There are three main regional styles of Mande jeli music, corresponding roughly to the three main Mande languages. Maninka jeli music is the most widespread and influential. It has seven-note scales, and long, florid and virtuoso melodies that adapt well to harmonic arrangements. Many of the top performers of both Guinea and Mali, such as Salif Keita, Kassé Mady Diabaté, Kandia Kouyaté, Toumani Diabaté, Habib Koité and Sekouba Bambino Diabaté specialize in the Maninka style. It has been a major inspiration for the Rail Band, Les Ambassadeurs and Badema National.
The Bamana style of central Mali tends to be more static, with mostly five-note (pentatonic) melodies, in slow tempo. The preferred instrument is the large ngoni, and it is closer to the music of the northern desert regions, and thus the blues. Bamana jeli music is considered classical and prestigious.
The late, blind Bamana ngoniwell does not come from a traditional musical background, which gives her the freedom to experiment, and she has become an iconic performer on the World Music scene as well as at home. She points out that the Bamana tradition is extremely diverse, covering jeli and non-jeli traditions, including the highly rhythmic dance music of the balani (two large interlocking pentatonic balafons) and the expressive bara line dance performed by women.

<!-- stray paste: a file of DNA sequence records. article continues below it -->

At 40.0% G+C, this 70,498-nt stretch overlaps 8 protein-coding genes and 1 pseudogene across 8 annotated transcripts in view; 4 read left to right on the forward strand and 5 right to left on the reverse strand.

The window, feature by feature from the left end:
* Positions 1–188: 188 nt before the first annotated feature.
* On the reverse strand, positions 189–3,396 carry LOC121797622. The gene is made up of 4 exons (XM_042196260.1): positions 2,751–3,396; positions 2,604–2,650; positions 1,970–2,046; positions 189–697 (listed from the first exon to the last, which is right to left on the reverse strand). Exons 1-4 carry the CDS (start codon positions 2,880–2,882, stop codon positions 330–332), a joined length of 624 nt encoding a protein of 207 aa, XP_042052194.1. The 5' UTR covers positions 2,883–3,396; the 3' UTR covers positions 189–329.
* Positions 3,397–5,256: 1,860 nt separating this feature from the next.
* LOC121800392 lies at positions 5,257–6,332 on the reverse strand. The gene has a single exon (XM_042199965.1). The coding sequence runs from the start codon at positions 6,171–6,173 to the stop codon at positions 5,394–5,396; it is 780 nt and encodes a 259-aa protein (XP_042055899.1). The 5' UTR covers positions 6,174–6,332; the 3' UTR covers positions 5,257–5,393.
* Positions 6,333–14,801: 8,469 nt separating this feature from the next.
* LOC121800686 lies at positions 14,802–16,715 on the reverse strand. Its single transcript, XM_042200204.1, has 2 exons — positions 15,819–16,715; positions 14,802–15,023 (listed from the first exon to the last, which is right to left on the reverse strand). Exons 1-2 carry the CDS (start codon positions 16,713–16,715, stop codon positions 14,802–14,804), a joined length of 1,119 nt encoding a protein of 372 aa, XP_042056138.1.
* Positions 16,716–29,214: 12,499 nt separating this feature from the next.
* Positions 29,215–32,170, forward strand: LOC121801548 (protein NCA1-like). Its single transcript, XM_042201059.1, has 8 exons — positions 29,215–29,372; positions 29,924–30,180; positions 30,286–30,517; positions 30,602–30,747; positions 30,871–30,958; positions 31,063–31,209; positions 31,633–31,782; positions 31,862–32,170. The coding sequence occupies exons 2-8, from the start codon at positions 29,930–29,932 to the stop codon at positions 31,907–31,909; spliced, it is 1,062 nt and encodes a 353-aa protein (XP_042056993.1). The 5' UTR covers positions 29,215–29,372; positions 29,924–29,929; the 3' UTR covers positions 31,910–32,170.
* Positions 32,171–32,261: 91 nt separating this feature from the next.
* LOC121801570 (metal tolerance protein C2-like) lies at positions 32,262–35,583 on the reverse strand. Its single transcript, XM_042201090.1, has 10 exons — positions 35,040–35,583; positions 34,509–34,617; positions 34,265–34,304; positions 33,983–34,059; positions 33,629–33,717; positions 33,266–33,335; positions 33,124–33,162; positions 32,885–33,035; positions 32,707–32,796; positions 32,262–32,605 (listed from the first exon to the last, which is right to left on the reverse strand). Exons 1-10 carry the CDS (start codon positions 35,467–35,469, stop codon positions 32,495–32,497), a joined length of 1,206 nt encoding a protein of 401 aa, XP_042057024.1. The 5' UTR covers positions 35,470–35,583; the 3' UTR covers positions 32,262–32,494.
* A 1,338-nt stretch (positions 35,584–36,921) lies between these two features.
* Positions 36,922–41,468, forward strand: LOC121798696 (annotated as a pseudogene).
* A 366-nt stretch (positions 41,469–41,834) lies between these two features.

Habib Koité goes way beyond the confines of his own native jeli tradition from Kayes in the northwest of the country, borrowing songs from many different ethnic traditions around Mali including the Bamana and the hunters of the south (as on “Maya”). He often asks, ‘Why borrow from global styles, when we have a whole world of different kinds of music within our own country?’ Another musician who draws mainly on the non-jeli Bamana style, mixing it with a raw electric blues sound, is singer-guitarist Lobi Traoré, a regular performer on the bar circuit of Bamako’s vibrant nightclub scene.
The music of Amadou & Mariam, although venturing boldly into the world of French rock and pop, is nevertheless profoundly based in their own Bamana culture. Both musicians originally hail from Bougouni, on the border with the Wasulu region, and this is evident in their strong rhythms and pentatonic melodies. An excellent example is their track “Coulibaly”, which honours the royal lineage of Segou.